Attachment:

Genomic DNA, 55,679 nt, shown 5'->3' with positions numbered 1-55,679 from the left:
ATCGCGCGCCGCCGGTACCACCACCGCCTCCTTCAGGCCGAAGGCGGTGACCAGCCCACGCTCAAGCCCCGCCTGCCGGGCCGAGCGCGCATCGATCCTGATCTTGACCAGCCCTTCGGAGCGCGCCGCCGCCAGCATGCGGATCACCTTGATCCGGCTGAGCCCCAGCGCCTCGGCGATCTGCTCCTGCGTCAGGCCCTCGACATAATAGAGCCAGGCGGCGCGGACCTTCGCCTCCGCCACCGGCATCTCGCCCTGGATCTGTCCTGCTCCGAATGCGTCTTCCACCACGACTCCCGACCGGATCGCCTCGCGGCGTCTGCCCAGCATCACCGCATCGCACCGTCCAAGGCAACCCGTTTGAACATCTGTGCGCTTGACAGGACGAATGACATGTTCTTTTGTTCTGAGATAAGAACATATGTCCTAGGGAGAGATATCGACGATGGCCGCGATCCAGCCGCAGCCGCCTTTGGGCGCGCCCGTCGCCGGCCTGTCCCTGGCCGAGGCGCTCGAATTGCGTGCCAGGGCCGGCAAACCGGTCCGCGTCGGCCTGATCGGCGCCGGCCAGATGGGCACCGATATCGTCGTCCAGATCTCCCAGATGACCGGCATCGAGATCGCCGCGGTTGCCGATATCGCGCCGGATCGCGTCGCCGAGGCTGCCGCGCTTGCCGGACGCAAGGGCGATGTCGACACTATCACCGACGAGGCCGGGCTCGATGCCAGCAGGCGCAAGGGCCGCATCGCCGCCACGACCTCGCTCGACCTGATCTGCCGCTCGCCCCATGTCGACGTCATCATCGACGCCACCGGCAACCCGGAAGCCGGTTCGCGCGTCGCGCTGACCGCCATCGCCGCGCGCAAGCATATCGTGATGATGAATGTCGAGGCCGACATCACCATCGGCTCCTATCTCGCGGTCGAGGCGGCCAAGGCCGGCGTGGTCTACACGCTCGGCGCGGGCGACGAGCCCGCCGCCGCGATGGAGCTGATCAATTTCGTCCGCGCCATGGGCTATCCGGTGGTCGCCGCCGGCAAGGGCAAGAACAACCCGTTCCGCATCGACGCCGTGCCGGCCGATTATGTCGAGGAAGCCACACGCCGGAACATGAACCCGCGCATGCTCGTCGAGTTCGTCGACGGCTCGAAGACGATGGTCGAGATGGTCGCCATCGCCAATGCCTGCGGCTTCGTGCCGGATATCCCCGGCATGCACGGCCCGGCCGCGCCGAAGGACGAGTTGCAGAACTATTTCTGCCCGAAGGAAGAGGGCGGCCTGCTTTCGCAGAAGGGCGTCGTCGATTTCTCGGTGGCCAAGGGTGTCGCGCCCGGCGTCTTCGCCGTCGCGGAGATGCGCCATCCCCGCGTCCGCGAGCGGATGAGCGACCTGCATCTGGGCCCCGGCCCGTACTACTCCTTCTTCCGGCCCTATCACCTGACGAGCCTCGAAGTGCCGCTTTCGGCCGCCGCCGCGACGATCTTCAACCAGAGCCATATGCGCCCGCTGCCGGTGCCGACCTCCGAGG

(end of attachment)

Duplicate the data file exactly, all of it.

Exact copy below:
Genomic DNA, 55,679 nt, shown 5'->3' with positions numbered 1-55,679 from the left:
ATCGCGCGCCGCCGGTACCACCACCGCCTCCTTCAGGCCGAAGGCGGTGACCAGCCCACGCTCAAGCCCCGCCTGCCGGGCCGAGCGCGCATCGATCCTGATCTTGACCAGCCCTTCGGAGCGCGCCGCCGCCAGCATGCGGATCACCTTGATCCGGCTGAGCCCCAGCGCCTCGGCGATCTGCTCCTGCGTCAGGCCCTCGACATAATAGAGCCAGGCGGCGCGGACCTTCGCCTCCGCCACCGGCATCTCGCCCTGGATCTGTCCTGCTCCGAATGCGTCTTCCACCACGACTCCCGACCGGATCGCCTCGCGGCGTCTGCCCAGCATCACCGCATCGCACCGTCCAAGGCAACCCGTTTGAACATCTGTGCGCTTGACAGGACGAATGACATGTTCTTTTGTTCTGAGATAAGAACATATGTCCTAGGGAGAGATATCGACGATGGCCGCGATCCAGCCGCAGCCGCCTTTGGGCGCGCCCGTCGCCGGCCTGTCCCTGGCCGAGGCGCTCGAATTGCGTGCCAGGGCCGGCAAACCGGTCCGCGTCGGCCTGATCGGCGCCGGCCAGATGGGCACCGATATCGTCGTCCAGATCTCCCAGATGACCGGCATCGAGATCGCCGCGGTTGCCGATATCGCGCCGGATCGCGTCGCCGAGGCTGCCGCGCTTGCCGGACGCAAGGGCGATGTCGACACTATCACCGACGAGGCCGGGCTCGATGCCAGCAGGCGCAAGGGCCGCATCGCCGCCACGACCTCGCTCGACCTGATCTGCCGCTCGCCCCATGTCGACGTCATCATCGACGCCACCGGCAACCCGGAAGCCGGTTCGCGCGTCGCGCTGACCGCCATCGCCGCGCGCAAGCATATCGTGATGATGAATGTCGAGGCCGACATCACCATCGGCTCCTATCTCGCGGTCGAGGCGGCCAAGGCCGGCGTGGTCTACACGCTCGGCGCGGGCGACGAGCCCGCCGCCGCGATGGAGCTGATCAATTTCGTCCGCGCCATGGGCTATCCGGTGGTCGCCGCCGGCAAGGGCAAGAACAACCCGTTCCGCATCGACGCCGTGCCGGCCGATTATGTCGAGGAAGCCACACGCCGGAACATGAACCCGCGCATGCTCGTCGAGTTCGTCGACGGCTCGAAGACGATGGTCGAGATGGTCGCCATCGCCAATGCCTGCGGCTTCGTGCCGGATATCCCCGGCATGCACGGCCCGGCCGCGCCGAAGGACGAGTTGCAGAACTATTTCTGCCCGAAGGAAGAGGGCGGCCTGCTTTCGCAGAAGGGCGTCGTCGATTTCTCGGTGGCCAAGGGTGTCGCGCCCGGCGTCTTCGCCGTCGCGGAGATGCGCCATCCCCGCGTCCGCGAGCGGATGAGCGACCTGCATCTGGGCCCCGGCCCGTACTACTCCTTCTTCCGGCCCTATCACCTGACGAGCCTCGAAGTGCCGCTTTCGGCCGCCGCCGCGACGATCTTCAACCAGAGCCATATGCGCCCGCTGCCGGTGCCGACCTCCGAGG